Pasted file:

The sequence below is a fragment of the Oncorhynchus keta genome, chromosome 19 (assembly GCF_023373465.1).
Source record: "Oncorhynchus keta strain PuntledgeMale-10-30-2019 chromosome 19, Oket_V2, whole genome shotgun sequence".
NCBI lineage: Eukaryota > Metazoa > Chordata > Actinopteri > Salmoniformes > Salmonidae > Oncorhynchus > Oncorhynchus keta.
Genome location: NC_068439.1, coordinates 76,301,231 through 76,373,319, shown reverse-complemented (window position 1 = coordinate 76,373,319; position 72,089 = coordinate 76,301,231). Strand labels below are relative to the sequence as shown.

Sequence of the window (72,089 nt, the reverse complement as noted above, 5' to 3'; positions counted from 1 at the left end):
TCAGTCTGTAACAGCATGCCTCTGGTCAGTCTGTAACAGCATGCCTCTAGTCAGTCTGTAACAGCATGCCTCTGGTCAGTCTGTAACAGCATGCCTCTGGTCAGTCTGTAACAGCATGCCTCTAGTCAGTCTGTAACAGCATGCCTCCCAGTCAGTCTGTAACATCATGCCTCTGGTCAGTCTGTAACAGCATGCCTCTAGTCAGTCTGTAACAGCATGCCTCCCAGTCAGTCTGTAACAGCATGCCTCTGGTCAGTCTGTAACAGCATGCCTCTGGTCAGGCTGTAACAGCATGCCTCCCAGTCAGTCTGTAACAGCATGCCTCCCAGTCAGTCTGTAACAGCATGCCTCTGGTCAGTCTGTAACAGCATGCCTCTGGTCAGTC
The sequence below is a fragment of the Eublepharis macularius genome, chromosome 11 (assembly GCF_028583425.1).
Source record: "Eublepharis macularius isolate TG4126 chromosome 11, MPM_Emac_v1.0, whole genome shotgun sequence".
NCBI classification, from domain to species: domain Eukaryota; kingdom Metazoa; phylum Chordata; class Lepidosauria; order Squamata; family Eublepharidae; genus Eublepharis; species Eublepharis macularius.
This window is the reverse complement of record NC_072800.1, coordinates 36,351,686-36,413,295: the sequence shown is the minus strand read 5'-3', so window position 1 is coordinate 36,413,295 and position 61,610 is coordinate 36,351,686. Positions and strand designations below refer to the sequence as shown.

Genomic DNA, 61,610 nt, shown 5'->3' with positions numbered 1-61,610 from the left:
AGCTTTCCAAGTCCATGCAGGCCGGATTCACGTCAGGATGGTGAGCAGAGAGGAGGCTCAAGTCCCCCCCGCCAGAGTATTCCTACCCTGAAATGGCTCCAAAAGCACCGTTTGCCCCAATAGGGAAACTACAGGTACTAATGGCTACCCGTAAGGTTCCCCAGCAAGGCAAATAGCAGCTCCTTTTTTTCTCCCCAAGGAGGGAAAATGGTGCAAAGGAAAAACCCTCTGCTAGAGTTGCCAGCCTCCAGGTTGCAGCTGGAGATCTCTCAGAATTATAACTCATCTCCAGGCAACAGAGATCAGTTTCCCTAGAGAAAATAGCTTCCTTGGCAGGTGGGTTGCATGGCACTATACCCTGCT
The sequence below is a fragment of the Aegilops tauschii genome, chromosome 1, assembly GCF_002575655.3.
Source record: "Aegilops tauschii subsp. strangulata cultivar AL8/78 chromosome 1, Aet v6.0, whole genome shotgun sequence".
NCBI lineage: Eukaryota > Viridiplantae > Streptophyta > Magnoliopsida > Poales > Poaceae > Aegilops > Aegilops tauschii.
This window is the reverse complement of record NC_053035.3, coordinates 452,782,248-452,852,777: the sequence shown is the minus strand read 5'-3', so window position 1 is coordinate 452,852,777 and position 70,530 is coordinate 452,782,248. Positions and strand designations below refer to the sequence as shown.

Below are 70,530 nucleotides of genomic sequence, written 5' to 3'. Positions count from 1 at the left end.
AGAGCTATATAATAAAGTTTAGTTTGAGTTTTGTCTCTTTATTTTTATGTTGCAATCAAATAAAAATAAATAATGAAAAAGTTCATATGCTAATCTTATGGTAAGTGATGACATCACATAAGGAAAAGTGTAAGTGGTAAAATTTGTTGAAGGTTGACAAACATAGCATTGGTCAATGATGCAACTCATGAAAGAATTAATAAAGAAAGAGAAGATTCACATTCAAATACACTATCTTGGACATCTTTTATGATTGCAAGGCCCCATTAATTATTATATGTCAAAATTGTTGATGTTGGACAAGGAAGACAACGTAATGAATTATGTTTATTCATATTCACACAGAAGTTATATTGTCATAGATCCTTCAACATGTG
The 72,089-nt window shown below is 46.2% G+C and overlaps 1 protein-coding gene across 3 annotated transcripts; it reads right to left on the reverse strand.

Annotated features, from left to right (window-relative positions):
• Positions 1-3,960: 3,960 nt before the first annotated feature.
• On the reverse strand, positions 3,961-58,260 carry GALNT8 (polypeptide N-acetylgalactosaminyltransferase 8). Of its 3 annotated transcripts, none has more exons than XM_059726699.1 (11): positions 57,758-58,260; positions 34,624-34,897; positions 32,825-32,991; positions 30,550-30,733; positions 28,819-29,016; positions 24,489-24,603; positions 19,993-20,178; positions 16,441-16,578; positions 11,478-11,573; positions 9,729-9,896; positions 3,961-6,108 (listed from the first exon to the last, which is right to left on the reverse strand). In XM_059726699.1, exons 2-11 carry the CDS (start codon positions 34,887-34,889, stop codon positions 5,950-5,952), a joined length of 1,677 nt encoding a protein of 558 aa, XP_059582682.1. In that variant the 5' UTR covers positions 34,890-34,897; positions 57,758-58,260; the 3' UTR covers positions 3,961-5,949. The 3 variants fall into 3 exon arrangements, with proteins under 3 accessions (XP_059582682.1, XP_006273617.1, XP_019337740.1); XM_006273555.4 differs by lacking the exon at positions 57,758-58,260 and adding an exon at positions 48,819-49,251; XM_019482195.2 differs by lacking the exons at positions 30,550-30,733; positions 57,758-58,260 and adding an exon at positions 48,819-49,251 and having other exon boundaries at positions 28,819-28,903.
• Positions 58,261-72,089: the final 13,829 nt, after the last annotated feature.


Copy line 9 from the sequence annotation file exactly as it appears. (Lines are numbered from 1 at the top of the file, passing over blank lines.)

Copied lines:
NCBI classification, from domain to species: domain Eukaryota; kingdom Metazoa; phylum Chordata; class Lepidosauria; order Squamata; family Eublepharidae; genus Eublepharis; species Eublepharis macularius.